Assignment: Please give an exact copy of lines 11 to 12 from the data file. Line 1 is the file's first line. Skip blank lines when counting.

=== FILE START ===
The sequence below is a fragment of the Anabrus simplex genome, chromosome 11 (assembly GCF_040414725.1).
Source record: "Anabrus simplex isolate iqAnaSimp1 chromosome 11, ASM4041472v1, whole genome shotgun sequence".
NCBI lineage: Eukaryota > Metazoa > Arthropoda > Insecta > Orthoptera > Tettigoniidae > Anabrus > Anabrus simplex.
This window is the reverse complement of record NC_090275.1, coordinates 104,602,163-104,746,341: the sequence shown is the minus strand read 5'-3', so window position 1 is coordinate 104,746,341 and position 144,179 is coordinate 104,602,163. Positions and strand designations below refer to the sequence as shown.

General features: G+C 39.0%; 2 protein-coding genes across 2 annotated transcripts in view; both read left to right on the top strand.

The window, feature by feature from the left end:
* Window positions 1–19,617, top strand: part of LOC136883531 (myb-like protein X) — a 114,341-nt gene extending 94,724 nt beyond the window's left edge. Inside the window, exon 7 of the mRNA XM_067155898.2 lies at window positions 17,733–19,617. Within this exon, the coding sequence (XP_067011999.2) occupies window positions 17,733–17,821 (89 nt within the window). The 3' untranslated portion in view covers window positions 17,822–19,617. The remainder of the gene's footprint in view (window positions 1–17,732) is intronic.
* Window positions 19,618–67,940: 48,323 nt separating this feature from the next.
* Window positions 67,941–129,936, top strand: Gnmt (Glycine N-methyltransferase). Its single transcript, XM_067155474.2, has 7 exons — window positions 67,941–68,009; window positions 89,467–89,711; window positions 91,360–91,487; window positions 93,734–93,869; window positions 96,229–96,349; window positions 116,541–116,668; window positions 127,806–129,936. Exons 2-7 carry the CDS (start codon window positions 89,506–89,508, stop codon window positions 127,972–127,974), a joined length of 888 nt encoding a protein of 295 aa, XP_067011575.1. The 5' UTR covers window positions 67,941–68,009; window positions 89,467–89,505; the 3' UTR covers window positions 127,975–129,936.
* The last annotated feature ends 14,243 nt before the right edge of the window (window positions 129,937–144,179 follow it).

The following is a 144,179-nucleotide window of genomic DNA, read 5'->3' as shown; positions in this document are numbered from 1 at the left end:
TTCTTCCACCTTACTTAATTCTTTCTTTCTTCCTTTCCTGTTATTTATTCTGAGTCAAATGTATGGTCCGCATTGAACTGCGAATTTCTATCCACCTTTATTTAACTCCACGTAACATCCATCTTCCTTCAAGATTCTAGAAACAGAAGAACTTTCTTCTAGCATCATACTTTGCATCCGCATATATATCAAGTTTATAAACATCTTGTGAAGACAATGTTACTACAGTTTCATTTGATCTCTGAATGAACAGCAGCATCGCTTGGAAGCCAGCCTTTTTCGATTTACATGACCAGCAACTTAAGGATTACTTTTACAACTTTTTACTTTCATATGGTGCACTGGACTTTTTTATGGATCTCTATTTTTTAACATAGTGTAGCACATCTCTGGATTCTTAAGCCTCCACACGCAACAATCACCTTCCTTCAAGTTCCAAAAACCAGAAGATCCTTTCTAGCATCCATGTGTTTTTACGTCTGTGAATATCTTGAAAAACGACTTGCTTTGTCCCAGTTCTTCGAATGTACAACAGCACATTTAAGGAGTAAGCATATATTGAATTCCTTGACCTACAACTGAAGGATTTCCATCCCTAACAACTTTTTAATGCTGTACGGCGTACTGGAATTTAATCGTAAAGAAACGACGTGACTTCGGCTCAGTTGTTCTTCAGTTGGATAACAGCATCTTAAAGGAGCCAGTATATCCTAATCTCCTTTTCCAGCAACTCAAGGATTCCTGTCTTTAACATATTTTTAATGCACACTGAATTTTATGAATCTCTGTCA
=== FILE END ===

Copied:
The following is a 144,179-nucleotide window of genomic DNA, read 5'->3' as shown; positions in this document are numbered from 1 at the left end:
TTCTTCCACCTTACTTAATTCTTTCTTTCTTCCTTTCCTGTTATTTATTCTGAGTCAAATGTATGGTCCGCATTGAACTGCGAATTTCTATCCACCTTTATTTAACTCCACGTAACATCCATCTTCCTTCAAGATTCTAGAAACAGAAGAACTTTCTTCTAGCATCATACTTTGCATCCGCATATATATCAAGTTTATAAACATCTTGTGAAGACAATGTTACTACAGTTTCATTTGATCTCTGAATGAACAGCAGCATCGCTTGGAAGCCAGCCTTTTTCGATTTACATGACCAGCAACTTAAGGATTACTTTTACAACTTTTTACTTTCATATGGTGCACTGGACTTTTTTATGGATCTCTATTTTTTAACATAGTGTAGCACATCTCTGGATTCTTAAGCCTCCACACGCAACAATCACCTTCCTTCAAGTTCCAAAAACCAGAAGATCCTTTCTAGCATCCATGTGTTTTTACGTCTGTGAATATCTTGAAAAACGACTTGCTTTGTCCCAGTTCTTCGAATGTACAACAGCACATTTAAGGAGTAAGCATATATTGAATTCCTTGACCTACAACTGAAGGATTTCCATCCCTAACAACTTTTTAATGCTGTACGGCGTACTGGAATTTAATCGTAAAGAAACGACGTGACTTCGGCTCAGTTGTTCTTCAGTTGGATAACAGCATCTTAAAGGAGCCAGTATATCCTAATCTCCTTTTCCAGCAACTCAAGGATTCCTGTCTTTAACATATTTTTAATGCACACTGAATTTTATGAATCTCTGTCA